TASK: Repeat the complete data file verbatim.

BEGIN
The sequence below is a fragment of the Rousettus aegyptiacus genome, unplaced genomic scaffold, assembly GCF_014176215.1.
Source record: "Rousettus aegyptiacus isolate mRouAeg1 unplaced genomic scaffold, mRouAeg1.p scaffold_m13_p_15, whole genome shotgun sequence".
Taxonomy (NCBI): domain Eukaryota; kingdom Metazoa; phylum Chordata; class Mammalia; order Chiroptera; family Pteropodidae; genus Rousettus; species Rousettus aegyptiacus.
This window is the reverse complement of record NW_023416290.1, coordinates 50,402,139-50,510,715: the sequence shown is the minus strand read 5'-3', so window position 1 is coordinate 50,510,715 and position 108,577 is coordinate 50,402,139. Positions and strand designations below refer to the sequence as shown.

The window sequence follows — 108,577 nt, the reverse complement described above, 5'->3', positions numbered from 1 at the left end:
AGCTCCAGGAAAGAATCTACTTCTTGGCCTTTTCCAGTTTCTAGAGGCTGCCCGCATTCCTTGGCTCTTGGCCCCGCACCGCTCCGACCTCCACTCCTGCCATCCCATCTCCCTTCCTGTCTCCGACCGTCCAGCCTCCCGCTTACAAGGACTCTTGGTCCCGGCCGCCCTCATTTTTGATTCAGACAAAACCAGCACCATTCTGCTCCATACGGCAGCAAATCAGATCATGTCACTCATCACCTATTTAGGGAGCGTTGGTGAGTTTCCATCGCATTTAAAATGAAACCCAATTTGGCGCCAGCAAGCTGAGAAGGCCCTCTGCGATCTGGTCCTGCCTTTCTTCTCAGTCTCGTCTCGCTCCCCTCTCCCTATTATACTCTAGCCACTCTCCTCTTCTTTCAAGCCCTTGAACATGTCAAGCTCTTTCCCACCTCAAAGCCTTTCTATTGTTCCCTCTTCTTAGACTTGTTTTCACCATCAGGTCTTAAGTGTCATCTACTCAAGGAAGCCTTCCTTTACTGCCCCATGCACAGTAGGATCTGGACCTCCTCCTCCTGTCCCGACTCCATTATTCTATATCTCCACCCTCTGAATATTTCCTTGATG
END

The sequence below is a fragment of the Rousettus aegyptiacus genome, unplaced genomic scaffold, assembly GCF_014176215.1.
Source record: "Rousettus aegyptiacus isolate mRouAeg1 unplaced genomic scaffold, mRouAeg1.p scaffold_m13_p_15, whole genome shotgun sequence".
Taxonomy (NCBI): domain Eukaryota; kingdom Metazoa; phylum Chordata; class Mammalia; order Chiroptera; family Pteropodidae; genus Rousettus; species Rousettus aegyptiacus.
This window is the reverse complement of record NW_023416290.1, coordinates 50,402,139-50,510,715: the sequence shown is the minus strand read 5'-3', so window position 1 is coordinate 50,510,715 and position 108,577 is coordinate 50,402,139. Positions and strand designations below refer to the sequence as shown.

The window sequence follows — 108,577 nt, the reverse complement described above, 5'->3', positions numbered from 1 at the left end:
AGCTCCAGGAAAGAATCTACTTCTTGGCCTTTTCCAGTTTCTAGAGGCTGCCCGCATTCCTTGGCTCTTGGCCCCGCACCGCTCCGACCTCCACTCCTGCCATCCCATCTCCCTTCCTGTCTCCGACCGTCCAGCCTCCCGCTTACAAGGACTCTTGGTCCCGGCCGCCCTCATTTTTGATTCAGACAAAACCAGCACCATTCTGCTCCATACGGCAGCAAATCAGATCATGTCACTCATCACCTATTTAGGGAGCGTTGGTGAGTTTCCATCGCATTTAAAATGAAACCCAATTTGGCGCCAGCAAGCTGAGAAGGCCCTCTGCGATCTGGTCCTGCCTTTCTTCTCAGTCTCGTCTCGCTCCCCTCTCCCTATTATACTCTAGCCACTCTCCTCTTCTTTCAAGCCCTTGAACATGTCAAGCTCTTTCCCACCTCAAAGCCTTTCTATTGTTCCCTCTTCTTAGACTTGTTTTCACCATCAGGTCTTAAGTGTCATCTACTCAAGGAAGCCTTCCTTTACTGCCCCATGCACAGTAGGATCTGGACCTCCTCCTCCTGTCCCGACTCCATTATTCTATATCTCCACCCTCTGAATATTTCCTTGATG